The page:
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  11. NJAgent020

    NJAgent020 Member

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    I got a cannondale jersey, nice pattern not plain jane at Bike Nashbar for like $15.00. Generic jerseys will usually run about $50 at a local bike shop. If you don't need the extra storage from the pockets... an under armour shirt works well to.
     
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  12. gnzalez7

    gnzalez7 New Member

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    Awesome! Thanks so much everyone. That is some great info.. some obvious but really great info.

    maydog mentioned a cycling computer but others stated the Apps work great too. Anyone has any favorites for use on an iPhone 6 Plus?

    Also, where would I put my phone? I saw a small bag that fits on the handlebar and hosts the phone. Does anyone have any experience with those?
    Looks like I could store my wallet but not a tube there.

    Thanks again for your input, this helps allot...
     
  13. JPNpower

    JPNpower New Member

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    Small bags somewhere for keys/tools/phone/etc. Under saddle bags are popular.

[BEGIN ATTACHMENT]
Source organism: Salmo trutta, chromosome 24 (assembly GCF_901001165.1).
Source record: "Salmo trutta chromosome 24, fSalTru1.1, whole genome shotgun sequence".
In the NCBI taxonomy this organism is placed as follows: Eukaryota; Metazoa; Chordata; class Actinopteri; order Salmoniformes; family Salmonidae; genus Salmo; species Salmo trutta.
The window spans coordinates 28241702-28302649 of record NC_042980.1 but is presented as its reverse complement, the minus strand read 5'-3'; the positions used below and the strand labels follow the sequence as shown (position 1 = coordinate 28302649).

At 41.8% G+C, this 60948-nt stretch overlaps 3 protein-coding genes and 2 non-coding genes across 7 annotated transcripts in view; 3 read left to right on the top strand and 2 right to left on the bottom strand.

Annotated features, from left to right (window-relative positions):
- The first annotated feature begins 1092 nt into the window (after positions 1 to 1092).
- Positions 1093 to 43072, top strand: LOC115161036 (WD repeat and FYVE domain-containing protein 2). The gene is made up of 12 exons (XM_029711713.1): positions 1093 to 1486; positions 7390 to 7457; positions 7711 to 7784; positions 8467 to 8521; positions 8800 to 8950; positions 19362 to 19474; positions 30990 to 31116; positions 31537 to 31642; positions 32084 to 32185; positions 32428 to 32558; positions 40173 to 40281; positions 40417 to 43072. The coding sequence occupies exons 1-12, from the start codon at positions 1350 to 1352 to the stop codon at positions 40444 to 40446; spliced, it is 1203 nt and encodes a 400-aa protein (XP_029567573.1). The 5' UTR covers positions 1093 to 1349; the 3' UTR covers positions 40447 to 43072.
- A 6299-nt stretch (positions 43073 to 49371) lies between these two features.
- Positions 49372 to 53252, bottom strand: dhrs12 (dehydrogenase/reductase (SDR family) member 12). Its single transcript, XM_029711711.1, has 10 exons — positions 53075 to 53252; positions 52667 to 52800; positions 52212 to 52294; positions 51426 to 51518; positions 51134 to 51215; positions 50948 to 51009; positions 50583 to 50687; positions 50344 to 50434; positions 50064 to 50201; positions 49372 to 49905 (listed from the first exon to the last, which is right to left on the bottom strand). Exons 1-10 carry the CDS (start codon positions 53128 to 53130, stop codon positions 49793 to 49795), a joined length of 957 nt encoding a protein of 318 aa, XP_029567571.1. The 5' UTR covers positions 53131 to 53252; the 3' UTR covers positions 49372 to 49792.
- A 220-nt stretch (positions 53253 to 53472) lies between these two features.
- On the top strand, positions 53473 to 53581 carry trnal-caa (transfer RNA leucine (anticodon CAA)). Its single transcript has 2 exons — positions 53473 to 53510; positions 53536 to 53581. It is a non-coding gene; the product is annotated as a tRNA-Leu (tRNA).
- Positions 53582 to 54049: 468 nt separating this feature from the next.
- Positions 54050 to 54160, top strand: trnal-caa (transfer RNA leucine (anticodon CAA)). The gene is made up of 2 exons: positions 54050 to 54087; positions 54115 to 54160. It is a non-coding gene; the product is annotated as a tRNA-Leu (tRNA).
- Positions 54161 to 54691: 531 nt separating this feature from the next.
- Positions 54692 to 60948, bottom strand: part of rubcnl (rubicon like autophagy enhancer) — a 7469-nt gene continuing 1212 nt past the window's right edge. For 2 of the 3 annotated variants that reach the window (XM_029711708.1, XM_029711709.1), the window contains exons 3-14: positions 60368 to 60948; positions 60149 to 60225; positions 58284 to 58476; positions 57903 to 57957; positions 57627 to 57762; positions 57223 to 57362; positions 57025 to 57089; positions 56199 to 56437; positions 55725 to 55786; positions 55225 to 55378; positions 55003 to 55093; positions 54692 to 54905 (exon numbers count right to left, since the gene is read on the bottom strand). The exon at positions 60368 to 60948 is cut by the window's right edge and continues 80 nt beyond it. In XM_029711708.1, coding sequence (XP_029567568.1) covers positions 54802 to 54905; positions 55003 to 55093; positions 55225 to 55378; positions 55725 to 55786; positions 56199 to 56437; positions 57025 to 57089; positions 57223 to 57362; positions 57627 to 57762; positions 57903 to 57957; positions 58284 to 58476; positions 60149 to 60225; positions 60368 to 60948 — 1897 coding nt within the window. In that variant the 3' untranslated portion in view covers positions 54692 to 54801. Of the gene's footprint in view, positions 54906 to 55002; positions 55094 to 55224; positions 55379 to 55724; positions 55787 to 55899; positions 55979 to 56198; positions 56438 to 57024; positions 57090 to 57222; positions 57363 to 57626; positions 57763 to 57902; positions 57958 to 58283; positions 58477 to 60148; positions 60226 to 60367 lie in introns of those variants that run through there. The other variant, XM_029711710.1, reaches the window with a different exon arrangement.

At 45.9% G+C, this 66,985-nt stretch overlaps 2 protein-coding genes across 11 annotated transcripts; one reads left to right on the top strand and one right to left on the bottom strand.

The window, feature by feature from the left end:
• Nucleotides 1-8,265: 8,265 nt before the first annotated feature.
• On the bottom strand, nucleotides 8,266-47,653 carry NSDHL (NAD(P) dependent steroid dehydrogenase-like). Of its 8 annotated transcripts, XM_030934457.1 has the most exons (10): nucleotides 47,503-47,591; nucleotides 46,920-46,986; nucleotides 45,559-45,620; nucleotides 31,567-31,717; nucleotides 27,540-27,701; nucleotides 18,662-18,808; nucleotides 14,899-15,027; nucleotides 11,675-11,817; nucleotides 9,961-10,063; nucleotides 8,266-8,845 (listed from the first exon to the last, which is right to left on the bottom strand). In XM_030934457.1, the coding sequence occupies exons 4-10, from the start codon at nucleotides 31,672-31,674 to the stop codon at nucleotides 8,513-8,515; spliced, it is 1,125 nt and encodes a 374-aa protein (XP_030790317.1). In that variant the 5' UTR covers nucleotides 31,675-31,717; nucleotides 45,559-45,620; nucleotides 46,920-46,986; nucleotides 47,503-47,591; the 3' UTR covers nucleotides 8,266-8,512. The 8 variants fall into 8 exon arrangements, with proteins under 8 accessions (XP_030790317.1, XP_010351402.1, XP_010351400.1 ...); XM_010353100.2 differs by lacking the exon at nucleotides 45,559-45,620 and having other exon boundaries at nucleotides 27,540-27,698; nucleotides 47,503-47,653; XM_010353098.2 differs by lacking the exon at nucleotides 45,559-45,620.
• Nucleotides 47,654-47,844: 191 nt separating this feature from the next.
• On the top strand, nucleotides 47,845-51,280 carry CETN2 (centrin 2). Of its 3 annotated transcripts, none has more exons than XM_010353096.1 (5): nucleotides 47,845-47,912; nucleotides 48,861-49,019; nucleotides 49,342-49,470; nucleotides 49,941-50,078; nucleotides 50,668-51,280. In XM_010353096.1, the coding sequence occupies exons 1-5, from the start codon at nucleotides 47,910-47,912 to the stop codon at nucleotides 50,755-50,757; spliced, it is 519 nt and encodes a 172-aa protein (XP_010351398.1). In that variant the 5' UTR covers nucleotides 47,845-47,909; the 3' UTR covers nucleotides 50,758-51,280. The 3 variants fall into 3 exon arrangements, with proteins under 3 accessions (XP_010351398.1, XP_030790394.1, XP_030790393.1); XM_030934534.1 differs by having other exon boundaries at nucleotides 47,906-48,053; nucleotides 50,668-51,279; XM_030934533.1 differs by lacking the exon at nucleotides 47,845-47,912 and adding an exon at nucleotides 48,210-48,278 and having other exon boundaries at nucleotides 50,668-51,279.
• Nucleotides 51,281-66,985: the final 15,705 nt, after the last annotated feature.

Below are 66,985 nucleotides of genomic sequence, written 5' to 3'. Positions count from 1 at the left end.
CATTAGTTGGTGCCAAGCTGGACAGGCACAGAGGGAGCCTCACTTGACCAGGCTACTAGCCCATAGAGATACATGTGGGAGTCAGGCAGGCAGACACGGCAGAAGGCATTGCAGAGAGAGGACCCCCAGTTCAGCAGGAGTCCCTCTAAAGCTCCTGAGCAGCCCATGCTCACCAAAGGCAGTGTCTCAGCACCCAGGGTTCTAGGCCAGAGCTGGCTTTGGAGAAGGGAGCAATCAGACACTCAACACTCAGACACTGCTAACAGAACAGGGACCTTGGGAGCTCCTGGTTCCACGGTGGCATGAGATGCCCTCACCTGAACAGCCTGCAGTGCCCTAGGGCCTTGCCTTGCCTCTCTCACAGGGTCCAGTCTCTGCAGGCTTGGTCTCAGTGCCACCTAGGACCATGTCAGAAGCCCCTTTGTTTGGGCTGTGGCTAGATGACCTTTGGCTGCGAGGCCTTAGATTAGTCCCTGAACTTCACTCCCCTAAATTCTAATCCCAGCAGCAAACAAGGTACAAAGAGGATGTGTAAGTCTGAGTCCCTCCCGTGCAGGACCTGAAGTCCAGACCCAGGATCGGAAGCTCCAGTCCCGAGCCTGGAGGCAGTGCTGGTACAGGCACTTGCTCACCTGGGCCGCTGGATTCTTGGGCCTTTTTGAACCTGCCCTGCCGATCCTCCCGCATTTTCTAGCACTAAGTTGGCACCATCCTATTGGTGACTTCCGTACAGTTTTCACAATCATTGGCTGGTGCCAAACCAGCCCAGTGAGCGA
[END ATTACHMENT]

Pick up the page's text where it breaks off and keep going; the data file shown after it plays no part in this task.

As for Cycling computers, they tend to have better (visibility wise) screens than a smartphone and are rather cheap too. I heard that you can program the cheapo computers to give you cadence instead of speed too, which I want to do. (I have no computer now)

    I am also more of a beginner, and have very little gear. So the only thing I have to say is this: Gloves are truly helpful on long rides.
     
  14. maydog

    maydog Well-Known Member

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    I usually toss the phone in a ziplock baggie and put it in my back jersey pocket to use with Strava. That setup is no good for realtime feedback though.

    To use a cheapo cycle computer for cadence. Attach the magnet to the left pedal and the sensor on the left chainstay. If you use a calibration of 2682mm the speedo will show 1.0mph for each 10rpm; i.e. 90rpm will be 9.0 mph.
     
  15. vespid49

    vespid49 New Member

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    Firstly, you should definitely get a helmet and a lock. You want to be alive to use your bike and you want to have a bike to ride on after leaving it somewhere overnight. Secondly, get some biking clothes. Billowy and loose clothing will do little to improve your aerodynamics. Also, padded pants make biking a lot more pleasurable. And finally, get some decent tools that will allow you to fix a flat while on the road. You don't want to be stranded on that long ride with your friends. Get a couple of patches (you can actually get 100 on amazon for less than 15 bucks), a pump, some rubber cement, and some spare inner tubes.
     
  16. maydog

    maydog Well-Known Member

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    Rema F0-P, 16mm, patches are the best for road bike tubes.
     
  17. Froze

    Froze Well-Known Member

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    Exactly. You don't need anything fancy like CO2 just a standard but good pump like the Topeak Race Rocket HP or the Lezyne Road Drive which ever you can find on sale for the cheapest price.